Critical Perspectives on Gender Norms and Relationships in Aotearoa New Zealand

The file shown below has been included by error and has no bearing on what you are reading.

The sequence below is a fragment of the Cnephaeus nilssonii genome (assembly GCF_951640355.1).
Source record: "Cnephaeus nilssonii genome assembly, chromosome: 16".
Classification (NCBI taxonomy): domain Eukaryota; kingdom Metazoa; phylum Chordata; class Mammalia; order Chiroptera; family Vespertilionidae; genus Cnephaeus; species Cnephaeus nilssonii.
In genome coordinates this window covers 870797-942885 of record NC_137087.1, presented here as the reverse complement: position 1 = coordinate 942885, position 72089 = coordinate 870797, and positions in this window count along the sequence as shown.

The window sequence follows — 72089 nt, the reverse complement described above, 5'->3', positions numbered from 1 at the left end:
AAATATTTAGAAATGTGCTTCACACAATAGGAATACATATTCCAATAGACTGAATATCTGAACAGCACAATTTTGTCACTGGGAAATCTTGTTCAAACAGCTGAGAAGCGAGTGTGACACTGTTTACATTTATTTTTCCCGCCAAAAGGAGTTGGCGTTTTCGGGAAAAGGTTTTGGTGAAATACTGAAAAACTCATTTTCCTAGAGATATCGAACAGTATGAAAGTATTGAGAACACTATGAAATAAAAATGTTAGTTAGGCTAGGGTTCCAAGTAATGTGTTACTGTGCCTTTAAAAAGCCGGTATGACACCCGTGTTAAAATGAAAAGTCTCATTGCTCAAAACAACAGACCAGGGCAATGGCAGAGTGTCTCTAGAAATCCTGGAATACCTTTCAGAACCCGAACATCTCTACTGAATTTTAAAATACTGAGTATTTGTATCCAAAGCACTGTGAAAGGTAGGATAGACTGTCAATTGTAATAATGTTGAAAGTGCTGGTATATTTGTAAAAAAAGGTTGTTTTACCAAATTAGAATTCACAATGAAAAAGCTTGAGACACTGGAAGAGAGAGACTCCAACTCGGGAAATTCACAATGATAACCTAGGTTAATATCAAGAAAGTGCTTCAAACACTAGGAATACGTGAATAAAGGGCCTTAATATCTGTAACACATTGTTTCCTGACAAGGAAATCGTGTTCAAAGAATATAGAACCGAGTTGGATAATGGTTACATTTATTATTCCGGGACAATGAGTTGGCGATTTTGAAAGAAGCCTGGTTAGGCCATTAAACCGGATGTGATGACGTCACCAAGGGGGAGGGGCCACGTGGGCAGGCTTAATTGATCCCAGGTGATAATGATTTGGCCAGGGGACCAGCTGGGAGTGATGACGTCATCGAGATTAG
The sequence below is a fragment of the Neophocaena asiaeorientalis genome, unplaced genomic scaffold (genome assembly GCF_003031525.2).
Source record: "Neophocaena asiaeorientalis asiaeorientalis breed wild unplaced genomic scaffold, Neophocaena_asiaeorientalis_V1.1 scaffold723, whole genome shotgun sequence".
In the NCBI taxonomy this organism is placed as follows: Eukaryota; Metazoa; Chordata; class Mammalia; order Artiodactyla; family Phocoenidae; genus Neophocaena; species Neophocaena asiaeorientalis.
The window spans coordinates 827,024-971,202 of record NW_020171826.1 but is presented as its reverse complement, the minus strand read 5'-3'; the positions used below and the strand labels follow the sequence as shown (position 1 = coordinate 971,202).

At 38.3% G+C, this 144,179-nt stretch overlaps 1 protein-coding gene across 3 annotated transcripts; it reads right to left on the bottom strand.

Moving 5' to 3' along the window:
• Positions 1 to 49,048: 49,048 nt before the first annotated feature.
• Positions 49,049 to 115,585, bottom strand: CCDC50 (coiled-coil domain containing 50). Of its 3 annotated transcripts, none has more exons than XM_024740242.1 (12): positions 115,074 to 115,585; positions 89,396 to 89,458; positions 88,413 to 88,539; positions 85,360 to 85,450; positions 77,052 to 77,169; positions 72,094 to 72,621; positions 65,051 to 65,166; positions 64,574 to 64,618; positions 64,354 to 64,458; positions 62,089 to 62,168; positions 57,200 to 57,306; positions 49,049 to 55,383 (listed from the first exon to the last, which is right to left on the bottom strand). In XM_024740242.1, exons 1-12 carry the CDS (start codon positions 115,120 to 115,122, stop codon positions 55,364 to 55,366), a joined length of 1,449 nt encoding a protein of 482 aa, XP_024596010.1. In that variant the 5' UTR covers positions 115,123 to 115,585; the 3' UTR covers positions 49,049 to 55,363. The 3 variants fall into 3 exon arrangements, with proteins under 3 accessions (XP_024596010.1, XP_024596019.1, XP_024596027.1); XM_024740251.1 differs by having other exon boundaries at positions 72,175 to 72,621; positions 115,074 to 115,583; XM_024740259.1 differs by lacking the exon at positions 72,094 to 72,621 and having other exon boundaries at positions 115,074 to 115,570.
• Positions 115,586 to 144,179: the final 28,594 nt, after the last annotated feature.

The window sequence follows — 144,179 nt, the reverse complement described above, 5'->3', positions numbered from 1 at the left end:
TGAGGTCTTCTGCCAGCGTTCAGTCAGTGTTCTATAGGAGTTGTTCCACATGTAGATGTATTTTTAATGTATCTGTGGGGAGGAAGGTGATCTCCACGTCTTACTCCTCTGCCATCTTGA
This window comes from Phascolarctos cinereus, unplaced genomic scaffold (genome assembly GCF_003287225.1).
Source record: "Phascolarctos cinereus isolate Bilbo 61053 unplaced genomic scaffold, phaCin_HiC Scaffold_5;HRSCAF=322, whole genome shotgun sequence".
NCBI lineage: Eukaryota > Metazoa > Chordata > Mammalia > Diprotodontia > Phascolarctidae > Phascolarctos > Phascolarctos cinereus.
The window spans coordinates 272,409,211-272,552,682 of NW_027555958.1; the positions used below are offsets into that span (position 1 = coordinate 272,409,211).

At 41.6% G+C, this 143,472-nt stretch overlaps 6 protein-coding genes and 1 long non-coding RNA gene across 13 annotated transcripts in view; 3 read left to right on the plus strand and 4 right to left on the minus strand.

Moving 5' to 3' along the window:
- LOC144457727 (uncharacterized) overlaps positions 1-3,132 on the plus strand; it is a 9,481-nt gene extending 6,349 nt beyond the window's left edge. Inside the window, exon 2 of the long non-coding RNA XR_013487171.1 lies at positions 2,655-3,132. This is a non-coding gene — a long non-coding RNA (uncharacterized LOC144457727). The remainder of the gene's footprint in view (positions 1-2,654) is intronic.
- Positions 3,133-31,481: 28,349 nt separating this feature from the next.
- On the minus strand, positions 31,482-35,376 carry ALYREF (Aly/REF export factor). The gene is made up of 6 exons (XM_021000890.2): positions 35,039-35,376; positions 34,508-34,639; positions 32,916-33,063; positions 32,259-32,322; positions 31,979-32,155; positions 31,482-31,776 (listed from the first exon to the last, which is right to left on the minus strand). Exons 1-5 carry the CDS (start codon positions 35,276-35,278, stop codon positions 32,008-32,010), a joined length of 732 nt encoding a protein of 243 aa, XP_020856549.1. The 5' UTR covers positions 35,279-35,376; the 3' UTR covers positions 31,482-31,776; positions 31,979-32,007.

Binary and hierarchical enforcements of gender norms may contribute to unhealthy relationships, sexual violence and continued oppression of marginalised groups. Drawing on a critical feminist research approach, I consider how young people perceive these norms in order to theorise on how we can move beyond them to create a more inclusive and empathetic society. I interviewed six professionals who work with young people and spoke with three focus groups of young people aged 16-19 about their views and experiences of gender norms and relationships in the context of New Zealand’s gendered culture. This thesis is theoretically driven, with analysis of literature on gender, postfeminism, individualism, community, and dominant constructions of victims for commenting on the research findings. Using thematic analysis, I organised my data into three predominant themes; The Gender Binary and Bro Culture, Pressures and Responsibilities, and Healthy Relationships. Numerous insights were generated from this analysis. In conceptualising New Zealand’s gendered culture, some participants identified an imperative to perform gender as staunch individuals. This imperative characterises pressure to live up to idealised expressions of staunchness, and relegates constructions of victimhood as associated with social deviance. Complicating this, young people’s solidarity and investments of collective energy to seek social change are equally significant findings for the emancipatory outlook of the project. This thesis provides a glimpse of the contemporary nature of gendered discourses in New Zealand, and indicates some ways in which these are shifting. There is greater complexity yet to be found in future research for theorising on these concepts, as I discuss toward the end of the thesis. All my participants’ voices are appreciatively valued for their insights on this topic. They have aided me in thinking about how we can collectively continue these conversations through action.